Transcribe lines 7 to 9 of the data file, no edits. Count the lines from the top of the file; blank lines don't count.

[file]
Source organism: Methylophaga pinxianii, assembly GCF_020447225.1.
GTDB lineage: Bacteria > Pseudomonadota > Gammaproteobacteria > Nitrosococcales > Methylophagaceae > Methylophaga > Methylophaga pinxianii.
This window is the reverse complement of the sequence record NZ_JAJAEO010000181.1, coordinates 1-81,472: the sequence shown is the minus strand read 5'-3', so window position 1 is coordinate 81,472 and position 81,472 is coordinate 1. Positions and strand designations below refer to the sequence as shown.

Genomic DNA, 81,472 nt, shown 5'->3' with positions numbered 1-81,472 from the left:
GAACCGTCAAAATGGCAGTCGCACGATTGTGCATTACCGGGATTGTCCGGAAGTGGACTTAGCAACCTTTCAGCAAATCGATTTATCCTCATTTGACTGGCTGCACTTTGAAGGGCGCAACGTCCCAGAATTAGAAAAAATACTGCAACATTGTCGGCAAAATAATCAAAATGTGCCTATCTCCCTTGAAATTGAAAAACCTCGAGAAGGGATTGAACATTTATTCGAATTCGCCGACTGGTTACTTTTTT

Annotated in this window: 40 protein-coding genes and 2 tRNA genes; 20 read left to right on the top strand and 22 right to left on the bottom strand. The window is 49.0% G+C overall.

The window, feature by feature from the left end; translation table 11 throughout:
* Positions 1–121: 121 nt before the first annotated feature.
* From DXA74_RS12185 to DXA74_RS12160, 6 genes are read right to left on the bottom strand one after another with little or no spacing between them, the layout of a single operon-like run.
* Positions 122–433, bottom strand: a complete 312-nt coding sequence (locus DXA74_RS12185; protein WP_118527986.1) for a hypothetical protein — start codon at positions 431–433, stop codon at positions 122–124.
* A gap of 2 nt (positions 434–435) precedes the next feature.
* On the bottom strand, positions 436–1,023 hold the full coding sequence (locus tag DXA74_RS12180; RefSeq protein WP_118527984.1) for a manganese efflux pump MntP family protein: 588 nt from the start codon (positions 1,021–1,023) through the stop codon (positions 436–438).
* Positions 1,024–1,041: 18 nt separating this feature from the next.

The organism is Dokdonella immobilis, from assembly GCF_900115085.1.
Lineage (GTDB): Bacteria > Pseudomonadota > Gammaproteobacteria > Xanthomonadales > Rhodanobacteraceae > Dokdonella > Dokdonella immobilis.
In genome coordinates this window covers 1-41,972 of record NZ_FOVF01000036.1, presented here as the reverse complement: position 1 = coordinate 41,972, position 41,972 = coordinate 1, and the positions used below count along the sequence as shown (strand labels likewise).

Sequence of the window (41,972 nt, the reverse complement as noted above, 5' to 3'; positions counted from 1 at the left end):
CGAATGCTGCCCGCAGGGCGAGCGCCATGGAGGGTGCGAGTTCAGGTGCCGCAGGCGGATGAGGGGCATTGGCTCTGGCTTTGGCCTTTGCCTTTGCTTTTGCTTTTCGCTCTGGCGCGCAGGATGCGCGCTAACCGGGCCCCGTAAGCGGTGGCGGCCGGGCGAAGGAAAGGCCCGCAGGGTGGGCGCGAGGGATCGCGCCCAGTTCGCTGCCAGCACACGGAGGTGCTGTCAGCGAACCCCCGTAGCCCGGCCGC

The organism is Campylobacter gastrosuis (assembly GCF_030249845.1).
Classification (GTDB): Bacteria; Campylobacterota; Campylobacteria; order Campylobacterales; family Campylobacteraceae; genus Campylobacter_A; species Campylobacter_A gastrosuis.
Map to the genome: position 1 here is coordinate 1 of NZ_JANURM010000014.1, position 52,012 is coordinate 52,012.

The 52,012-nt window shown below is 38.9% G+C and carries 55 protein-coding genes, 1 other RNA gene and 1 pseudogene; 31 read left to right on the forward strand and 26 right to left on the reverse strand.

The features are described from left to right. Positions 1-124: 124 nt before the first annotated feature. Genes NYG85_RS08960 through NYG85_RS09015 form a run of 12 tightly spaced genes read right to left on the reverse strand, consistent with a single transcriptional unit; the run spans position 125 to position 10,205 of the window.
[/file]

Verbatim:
The window, feature by feature from the left end; translation table 11 throughout:
* Positions 1–121: 121 nt before the first annotated feature.
* From DXA74_RS12185 to DXA74_RS12160, 6 genes are read right to left on the bottom strand one after another with little or no spacing between them, the layout of a single operon-like run.